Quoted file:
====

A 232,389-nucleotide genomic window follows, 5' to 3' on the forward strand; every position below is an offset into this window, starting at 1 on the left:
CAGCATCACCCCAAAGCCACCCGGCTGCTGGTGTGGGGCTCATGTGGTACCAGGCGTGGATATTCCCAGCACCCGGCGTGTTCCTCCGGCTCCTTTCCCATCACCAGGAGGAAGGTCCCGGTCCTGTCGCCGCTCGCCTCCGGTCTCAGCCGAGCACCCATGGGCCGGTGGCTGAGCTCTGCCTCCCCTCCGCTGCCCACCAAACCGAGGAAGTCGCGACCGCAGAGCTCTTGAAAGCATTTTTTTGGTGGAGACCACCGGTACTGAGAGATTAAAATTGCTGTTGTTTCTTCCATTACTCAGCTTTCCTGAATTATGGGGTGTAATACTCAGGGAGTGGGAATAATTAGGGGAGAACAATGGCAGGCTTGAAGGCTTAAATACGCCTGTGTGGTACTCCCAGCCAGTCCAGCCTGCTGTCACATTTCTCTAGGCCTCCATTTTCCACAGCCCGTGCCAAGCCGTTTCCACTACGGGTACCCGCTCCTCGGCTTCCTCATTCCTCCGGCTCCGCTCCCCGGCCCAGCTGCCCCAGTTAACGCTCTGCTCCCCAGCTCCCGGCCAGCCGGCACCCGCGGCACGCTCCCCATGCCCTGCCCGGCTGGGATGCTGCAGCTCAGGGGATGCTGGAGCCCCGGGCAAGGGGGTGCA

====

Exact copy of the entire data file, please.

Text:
A 232,389-nucleotide genomic window follows, 5' to 3' on the forward strand; every position below is an offset into this window, starting at 1 on the left:
CAGCATCACCCCAAAGCCACCCGGCTGCTGGTGTGGGGCTCATGTGGTACCAGGCGTGGATATTCCCAGCACCCGGCGTGTTCCTCCGGCTCCTTTCCCATCACCAGGAGGAAGGTCCCGGTCCTGTCGCCGCTCGCCTCCGGTCTCAGCCGAGCACCCATGGGCCGGTGGCTGAGCTCTGCCTCCCCTCCGCTGCCCACCAAACCGAGGAAGTCGCGACCGCAGAGCTCTTGAAAGCATTTTTTTGGTGGAGACCACCGGTACTGAGAGATTAAAATTGCTGTTGTTTCTTCCATTACTCAGCTTTCCTGAATTATGGGGTGTAATACTCAGGGAGTGGGAATAATTAGGGGAGAACAATGGCAGGCTTGAAGGCTTAAATACGCCTGTGTGGTACTCCCAGCCAGTCCAGCCTGCTGTCACATTTCTCTAGGCCTCCATTTTCCACAGCCCGTGCCAAGCCGTTTCCACTACGGGTACCCGCTCCTCGGCTTCCTCATTCCTCCGGCTCCGCTCCCCGGCCCAGCTGCCCCAGTTAACGCTCTGCTCCCCAGCTCCCGGCCAGCCGGCACCCGCGGCACGCTCCCCATGCCCTGCCCGGCTGGGATGCTGCAGCTCAGGGGATGCTGGAGCCCCGGGCAAGGGGGTGCA